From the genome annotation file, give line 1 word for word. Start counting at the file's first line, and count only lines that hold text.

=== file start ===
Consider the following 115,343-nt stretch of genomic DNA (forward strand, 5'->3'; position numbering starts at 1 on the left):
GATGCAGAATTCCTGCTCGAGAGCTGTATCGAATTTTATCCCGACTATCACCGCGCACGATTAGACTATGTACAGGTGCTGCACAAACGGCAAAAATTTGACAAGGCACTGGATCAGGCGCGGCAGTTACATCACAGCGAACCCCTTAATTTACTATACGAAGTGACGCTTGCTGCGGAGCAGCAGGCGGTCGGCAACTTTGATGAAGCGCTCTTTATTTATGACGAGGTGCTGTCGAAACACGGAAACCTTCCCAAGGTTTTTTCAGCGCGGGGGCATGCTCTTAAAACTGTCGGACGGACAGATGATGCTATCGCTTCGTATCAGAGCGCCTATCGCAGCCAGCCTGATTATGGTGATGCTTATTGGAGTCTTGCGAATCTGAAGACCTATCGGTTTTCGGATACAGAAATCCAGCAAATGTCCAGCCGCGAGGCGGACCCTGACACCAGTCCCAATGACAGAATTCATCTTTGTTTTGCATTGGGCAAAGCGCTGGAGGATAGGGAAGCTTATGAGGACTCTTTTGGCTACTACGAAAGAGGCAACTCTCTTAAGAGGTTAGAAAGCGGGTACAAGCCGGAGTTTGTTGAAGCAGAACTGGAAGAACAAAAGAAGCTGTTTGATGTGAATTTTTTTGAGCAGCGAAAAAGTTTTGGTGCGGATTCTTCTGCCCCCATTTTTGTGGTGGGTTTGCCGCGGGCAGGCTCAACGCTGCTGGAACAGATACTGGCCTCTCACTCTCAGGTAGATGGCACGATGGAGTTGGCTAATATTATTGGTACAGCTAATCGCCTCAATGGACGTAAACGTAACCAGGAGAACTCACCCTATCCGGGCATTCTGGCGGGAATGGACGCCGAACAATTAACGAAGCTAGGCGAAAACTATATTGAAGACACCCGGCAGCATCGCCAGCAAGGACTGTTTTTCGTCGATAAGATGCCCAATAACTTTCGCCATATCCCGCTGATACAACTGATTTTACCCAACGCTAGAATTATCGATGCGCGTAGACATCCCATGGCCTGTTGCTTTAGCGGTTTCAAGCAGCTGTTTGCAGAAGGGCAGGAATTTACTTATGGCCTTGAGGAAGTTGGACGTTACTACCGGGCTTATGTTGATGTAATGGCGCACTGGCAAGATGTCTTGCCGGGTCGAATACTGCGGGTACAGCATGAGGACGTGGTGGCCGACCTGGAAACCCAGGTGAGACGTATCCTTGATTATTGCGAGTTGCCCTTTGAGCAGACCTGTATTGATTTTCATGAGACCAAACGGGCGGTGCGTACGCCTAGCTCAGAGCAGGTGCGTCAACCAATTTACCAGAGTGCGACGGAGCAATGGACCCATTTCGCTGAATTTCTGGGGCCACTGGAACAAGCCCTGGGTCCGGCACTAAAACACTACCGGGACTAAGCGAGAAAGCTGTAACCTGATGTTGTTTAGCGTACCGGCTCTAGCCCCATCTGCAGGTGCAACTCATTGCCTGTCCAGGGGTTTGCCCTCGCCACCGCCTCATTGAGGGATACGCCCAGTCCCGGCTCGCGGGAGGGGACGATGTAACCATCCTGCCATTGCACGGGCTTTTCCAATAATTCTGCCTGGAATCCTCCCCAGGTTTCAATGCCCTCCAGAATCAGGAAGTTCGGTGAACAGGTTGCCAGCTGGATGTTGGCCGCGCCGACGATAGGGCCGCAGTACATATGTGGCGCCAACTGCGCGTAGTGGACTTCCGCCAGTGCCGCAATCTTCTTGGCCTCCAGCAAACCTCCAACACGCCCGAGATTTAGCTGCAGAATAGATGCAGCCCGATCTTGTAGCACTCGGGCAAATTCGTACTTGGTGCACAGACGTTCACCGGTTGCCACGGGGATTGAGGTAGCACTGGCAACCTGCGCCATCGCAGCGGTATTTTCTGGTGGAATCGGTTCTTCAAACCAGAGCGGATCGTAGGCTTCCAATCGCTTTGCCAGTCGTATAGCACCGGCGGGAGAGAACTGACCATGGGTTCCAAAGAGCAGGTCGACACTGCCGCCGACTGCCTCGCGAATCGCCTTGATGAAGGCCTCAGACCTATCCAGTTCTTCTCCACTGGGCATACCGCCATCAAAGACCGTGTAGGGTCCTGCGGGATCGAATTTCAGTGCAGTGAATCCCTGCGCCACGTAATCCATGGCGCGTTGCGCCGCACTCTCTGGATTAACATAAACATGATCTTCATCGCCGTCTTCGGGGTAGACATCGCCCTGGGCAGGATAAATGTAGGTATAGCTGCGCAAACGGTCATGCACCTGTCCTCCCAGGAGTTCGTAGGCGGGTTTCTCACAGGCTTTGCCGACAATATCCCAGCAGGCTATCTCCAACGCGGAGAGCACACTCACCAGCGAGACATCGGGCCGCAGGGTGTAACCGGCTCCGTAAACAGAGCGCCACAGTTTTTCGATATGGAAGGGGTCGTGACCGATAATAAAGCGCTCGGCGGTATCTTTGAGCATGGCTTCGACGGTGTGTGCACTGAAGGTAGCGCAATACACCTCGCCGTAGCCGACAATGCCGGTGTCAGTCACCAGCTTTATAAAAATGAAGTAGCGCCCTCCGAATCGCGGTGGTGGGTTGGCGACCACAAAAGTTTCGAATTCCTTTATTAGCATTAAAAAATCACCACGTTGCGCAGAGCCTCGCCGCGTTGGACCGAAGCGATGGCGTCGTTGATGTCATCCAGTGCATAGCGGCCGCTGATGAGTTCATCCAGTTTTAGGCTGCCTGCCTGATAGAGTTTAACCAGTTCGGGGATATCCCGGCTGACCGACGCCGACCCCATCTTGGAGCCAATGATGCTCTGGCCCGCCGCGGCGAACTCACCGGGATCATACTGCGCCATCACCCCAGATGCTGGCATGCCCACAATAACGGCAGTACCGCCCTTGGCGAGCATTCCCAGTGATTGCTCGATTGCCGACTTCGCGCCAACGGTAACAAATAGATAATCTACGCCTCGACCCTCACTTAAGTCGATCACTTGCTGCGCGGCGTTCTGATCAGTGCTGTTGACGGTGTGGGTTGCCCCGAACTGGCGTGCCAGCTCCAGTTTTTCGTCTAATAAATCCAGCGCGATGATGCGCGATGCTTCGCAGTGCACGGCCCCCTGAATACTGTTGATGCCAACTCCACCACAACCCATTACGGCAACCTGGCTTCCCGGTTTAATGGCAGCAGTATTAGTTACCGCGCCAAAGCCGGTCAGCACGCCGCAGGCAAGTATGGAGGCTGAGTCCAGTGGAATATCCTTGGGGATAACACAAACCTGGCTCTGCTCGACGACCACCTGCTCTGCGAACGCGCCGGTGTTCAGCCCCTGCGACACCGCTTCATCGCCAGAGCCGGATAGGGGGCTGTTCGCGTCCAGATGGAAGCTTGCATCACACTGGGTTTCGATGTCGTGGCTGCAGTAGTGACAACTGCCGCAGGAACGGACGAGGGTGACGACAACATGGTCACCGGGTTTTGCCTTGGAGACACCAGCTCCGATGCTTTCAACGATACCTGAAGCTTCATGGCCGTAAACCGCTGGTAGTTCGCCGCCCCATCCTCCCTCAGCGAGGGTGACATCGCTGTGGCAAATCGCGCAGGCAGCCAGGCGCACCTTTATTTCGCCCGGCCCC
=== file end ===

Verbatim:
Consider the following 115,343-nt stretch of genomic DNA (forward strand, 5'->3'; position numbering starts at 1 on the left):